MY 34 YEARS in the Army taught me to steel my spine, but not my heart, whenever I hear news of American casualties. On Tuesday I read about Sergeant Ernest Bucklew, who was headed home to attend his mother's funeral when his Chinook helicopter was shot out of the sky en route to Baghdad. Fifteen American soldiers died alongside him.
For the sake of every member of our armed forces, we need a plan to end the conflict in Iraq. Retreat is not an option. Withdrawal would be a disaster for America, a tragedy for Iraq, and a crisis for the world. It would destroy our credibility, give terrorists a new haven, and throw the Middle East into greater turmoil. No matter how difficult it will be, we need a "success strategy."
Success won't be easy, but only success can honor the sacrifice of our soldiers and allow the troops to come home. Success means that Iraq is strong enough to sustain itself without outside forces. Success means that representative government has taken root. Success means that Iraq's economy and civil society are healthy again.
Congress just gave the administration an $87 billion check to continue down the path that we're on. But President Bush still has no strategy to succeed. I do. Here's my "success strategy":
End the American monopoly.
We must call a summit of the leaders we've alienated, the people whose advice we've scorned, the organizations whose assistance we've turned down. Out of this gathering, we can build a new organization to replace the Coalition Provisional Authority and internationalize the face of the occupation.
To guide the reconstruction of Iraq, we need a civilian from an allied country. That civilian official would report to an international council, composed of representatives from nations that support our efforts to build a democratic Iraq.
As we saw in the Balkans, when we share power, other countries share our burden. I would transform the military occupation into a NATO operation with US forces in charge. With US command, NATO authority, and UN endorsement, other NATO countries would send troops, and Arab countries would also step in.
Find the right force mix.
The more conventional forces we have, the more logistics we need. The more unarmored Humvees on patrol, the more unnecessary American deaths from roadside bombs.
Better border protection.
To stanch the flow of foreign jihadists into Iraq, we must seal the borders. That requires assistance from Iraq's neighbors. Using carrots and sticks, we can persuade these countries to cooperate.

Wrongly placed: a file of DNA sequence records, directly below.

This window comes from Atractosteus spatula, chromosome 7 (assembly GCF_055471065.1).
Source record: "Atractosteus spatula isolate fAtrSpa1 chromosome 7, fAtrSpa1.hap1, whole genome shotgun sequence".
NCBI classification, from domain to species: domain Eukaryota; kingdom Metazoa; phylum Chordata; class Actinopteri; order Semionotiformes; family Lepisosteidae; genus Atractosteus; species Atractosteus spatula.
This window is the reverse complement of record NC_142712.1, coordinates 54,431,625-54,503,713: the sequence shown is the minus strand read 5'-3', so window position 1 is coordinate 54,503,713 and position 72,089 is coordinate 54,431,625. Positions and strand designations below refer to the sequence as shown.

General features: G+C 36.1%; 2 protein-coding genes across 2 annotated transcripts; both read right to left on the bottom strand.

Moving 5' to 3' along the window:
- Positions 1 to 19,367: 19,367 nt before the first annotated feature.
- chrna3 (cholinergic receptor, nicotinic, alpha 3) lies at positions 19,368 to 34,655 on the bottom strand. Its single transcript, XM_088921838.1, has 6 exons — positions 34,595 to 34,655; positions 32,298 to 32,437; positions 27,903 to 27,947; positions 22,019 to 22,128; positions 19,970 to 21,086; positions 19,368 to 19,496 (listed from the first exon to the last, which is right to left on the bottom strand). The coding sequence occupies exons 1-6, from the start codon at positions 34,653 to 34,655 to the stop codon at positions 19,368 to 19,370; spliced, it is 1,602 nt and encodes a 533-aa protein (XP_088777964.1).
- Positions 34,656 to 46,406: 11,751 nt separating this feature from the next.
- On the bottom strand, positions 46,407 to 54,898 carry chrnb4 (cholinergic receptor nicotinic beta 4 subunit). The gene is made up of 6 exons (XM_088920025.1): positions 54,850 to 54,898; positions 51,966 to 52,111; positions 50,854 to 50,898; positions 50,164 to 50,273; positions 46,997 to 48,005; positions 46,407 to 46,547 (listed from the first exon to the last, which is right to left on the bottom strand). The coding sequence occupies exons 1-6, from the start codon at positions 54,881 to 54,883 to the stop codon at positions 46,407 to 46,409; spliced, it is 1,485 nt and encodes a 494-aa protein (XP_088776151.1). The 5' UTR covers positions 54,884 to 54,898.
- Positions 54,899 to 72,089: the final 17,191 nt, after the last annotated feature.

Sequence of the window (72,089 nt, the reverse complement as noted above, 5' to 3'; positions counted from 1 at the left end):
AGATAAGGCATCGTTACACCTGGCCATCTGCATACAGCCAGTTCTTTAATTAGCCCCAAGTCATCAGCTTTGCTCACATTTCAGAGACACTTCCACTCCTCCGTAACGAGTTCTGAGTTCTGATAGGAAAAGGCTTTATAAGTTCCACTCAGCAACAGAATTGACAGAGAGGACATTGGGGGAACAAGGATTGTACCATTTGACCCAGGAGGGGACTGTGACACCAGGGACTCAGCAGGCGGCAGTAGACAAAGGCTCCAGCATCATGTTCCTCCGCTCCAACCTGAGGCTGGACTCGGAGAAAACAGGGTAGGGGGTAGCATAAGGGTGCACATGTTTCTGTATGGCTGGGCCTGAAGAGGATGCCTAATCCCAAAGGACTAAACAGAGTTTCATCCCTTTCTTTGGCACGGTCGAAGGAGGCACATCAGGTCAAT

Weapons dumps throughout Iraq are unguarded. It is estimated that 500,000 tons of ammunition is still not secure. We must patrol these sites and destroy these weapons.
More intelligence resources.
Success in Iraq depends on developing good information and a good rapport with civilians. Right now too many of our linguists and intelligence experts are working on the search for weapons of mass destruction. International inspectors should take over that search, which would free up enough experts to help us track down those who are killing our soldiers and creating chaos.
Formidable Iraqi security forces.
We should recall the Iraqi Army to duty right now. If given good pay, good training, and solid background checks, Iraqi civilians can also help fill the intelligence and security gap.
Give the Iraqis a rising stake in our success.
It would be wrong to transfer authority to the Iraqis before they are ready to succeed, but we can give Iraqis more control over their destiny. The administration says the Iraqis can't have a sovereign government without a constitution. This is backwards. Iraqis, appointed by representatives from Iraq's 50 elected regional councils, should name an interim government even while a constitution emerges. That is what our Founding Fathers did.
If we give the interim government control over oil revenues and transfer authority on an ongoing basis, it will be easier for the Iraqi people to see that those blowing up pipelines are sabotaging their future. If we give civilians a stake in stemming the violence, they will help us solve this problem.
As of today, 383 of our soldiers have been killed in action.
When he died, Sergeant Bucklew was only 33. In Fort Carson, Colo., his wife and two sons are grieving. Not a single soldier from Fort Carson died before May 1, when President Bush declared an end to major combat. More than 20 Fort Carson soldiers have died since.
It is unconscionable to allow our country to continue staggering down the track that we're on in Iraq. Bush keeps saying we need to "stay the course." We need to change the course. With a strategy to succeed, our armed forces will turn things around.
Wesley Clark, a retired general, is a Democratic candidate for president.